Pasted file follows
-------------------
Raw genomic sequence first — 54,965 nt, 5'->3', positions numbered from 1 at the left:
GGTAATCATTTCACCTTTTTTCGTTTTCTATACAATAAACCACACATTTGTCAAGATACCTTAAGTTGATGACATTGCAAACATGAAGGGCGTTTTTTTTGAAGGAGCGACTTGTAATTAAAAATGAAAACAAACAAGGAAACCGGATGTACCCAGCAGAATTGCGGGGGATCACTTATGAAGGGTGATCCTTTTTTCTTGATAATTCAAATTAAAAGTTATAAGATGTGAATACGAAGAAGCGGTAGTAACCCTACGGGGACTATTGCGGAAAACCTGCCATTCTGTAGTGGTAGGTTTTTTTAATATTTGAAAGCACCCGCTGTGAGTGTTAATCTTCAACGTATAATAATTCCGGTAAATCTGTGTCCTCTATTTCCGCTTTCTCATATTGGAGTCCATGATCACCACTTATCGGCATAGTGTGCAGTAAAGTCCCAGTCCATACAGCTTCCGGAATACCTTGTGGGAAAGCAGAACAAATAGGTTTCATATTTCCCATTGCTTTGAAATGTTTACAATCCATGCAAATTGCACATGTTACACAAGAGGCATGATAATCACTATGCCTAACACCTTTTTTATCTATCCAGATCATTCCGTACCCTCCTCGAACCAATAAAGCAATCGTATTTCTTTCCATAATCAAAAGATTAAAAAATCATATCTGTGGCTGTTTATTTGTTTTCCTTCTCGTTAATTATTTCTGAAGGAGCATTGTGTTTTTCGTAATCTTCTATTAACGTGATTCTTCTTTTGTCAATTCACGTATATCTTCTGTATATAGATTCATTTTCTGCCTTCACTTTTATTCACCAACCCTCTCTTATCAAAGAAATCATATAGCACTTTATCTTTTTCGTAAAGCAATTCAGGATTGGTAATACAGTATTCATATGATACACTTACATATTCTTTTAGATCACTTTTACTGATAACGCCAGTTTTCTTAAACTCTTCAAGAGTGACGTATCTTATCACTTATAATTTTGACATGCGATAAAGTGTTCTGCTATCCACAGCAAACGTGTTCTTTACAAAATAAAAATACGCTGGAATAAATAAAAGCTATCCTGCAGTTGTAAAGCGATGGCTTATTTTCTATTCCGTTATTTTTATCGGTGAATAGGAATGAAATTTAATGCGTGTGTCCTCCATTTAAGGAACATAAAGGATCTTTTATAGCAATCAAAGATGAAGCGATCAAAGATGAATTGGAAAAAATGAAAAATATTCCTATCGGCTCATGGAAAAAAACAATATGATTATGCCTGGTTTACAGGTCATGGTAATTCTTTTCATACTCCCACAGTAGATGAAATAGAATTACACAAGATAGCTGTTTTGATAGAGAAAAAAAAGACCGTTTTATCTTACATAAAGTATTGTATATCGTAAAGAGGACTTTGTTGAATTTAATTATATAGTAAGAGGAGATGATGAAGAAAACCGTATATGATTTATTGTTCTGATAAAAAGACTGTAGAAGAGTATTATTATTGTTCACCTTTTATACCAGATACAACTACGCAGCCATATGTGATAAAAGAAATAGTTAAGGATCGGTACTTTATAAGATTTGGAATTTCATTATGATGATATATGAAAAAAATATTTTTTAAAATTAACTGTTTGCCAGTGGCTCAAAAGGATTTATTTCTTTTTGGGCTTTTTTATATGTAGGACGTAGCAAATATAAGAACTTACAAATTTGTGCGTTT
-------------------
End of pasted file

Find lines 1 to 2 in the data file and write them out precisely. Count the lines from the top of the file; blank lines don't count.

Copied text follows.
Raw genomic sequence first — 54,965 nt, 5'->3', positions numbered from 1 at the left:
GGTAATCATTTCACCTTTTTTCGTTTTCTATACAATAAACCACACATTTGTCAAGATACCTTAAGTTGATGACATTGCAAACATGAAGGGCGTTTTTTTTGAAGGAGCGACTTGTAATTAAAAATGAAAACAAACAAGGAAACCGGATGTACCCAGCAGAATTGCGGGGGATCACTTATGAAGGGTGATCCTTTTTTCTTGATAATTCAAATTAAAAGTTATAAGATGTGAATACGAAGAAGCGGTAGTAACCCTACGGGGACTATTGCGGAAAACCTGCCATTCTGTAGTGGTAGGTTTTTTTAATATTTGAAAGCACCCGCTGTGAGTGTTAATCTTCAACGTATAATAATTCCGGTAAATCTGTGTCCTCTATTTCCGCTTTCTCATATTGGAGTCCATGATCACCACTTATCGGCATAGTGTGCAGTAAAGTCCCAGTCCATACAGCTTCCGGAATACCTTGTGGGAAAGCAGAACAAATAGGTTTCATATTTCCCATTGCTTTGAAATGTTTACAATCCATGCAAATTGCACATGTTACACAAGAGGCATGATAATCACTATGCCTAACACCTTTTTTATCTATCCAGATCATTCCGTACCCTCCTCGAACCAATAAAGCAATCGTATTTCTTTCCATAATCAAAAGATTAAAAAATCATATCTGTGGCTGTTTATTTGTTTTCCTTCTCGTTAATTATTTCTGAAGGAGCATTGTGTTTTTCGTAATCTTCTATTAACGTGATTCTTCTTTTGTCAATTCACGTATATCTTCTGTATATAGATTCATTTTCTGCCTTCACTTTTATTCACCAACCCTCTCTTATCAAAGAAATCATATAGCACTTTATCTTTTTCGTAAAGCAATTCAGGATTGGTAATACAGTATTCATATGATACACTTACATATTCTTTTAGATCACTTTTACTGATAACGCCAGTTTTCTTAAACTCTTCAAGAGTGACGTATCTTATCACTTATAATTTTGACATGCGATAAAGTGTTCTGCTATCCACAGCAAACGTGTTCTTTACAAAATAAAAATACGCTGGAATAAATAAAAGCTATCCTGCAGTTGTAAAGCGATGGCTTATTTTCTATTCCGTTATTTTTATCGGTGAATAGGAATGAAATTTAATGCGTGTGTCCTCCATTTAAGGAACATAAAGGATCTTTTATAGCAATCAAAGATGAAGCGATCAAAGATGAATTGGAAAAAATGAAAAATATTCCTATCGGCTCATGGAAAAAAACAATATGATTATGCCTGGTTTACAGGTCATGGTAATTCTTTTCATACTCCCACAGTAGATGAAATAGAATTACACAAGATAGCTGTTTTGATAGAGAAAAAAAAGACCGTTTTATCTTACATAAAGTATTGTATATCGTAAAGAGGACTTTGTTGAATTTAATTATATAGTAAGAGGAGATGATGAAGAAAACCGTATATGATTTATTGTTCTGATAAAAAGACTGTAGAAGAGTATTATTATTGTTCACCTTTTATACCAGATACAACTACGCAGCCATATGTGATAAAAGAAATAGTTAAGGATCGGTACTTTATAAGATTTGGAATTTCATTATGATGATATATGAAAAAAATATTTTTTAAAATTAACTGTTTGCCAGTGGCTCAAAAGGATTTATTTCTTTTTGGGCTTTTTTATATGTAGGACGTAGCAAATATAAGAACTTACAAATTTGTGCGTTT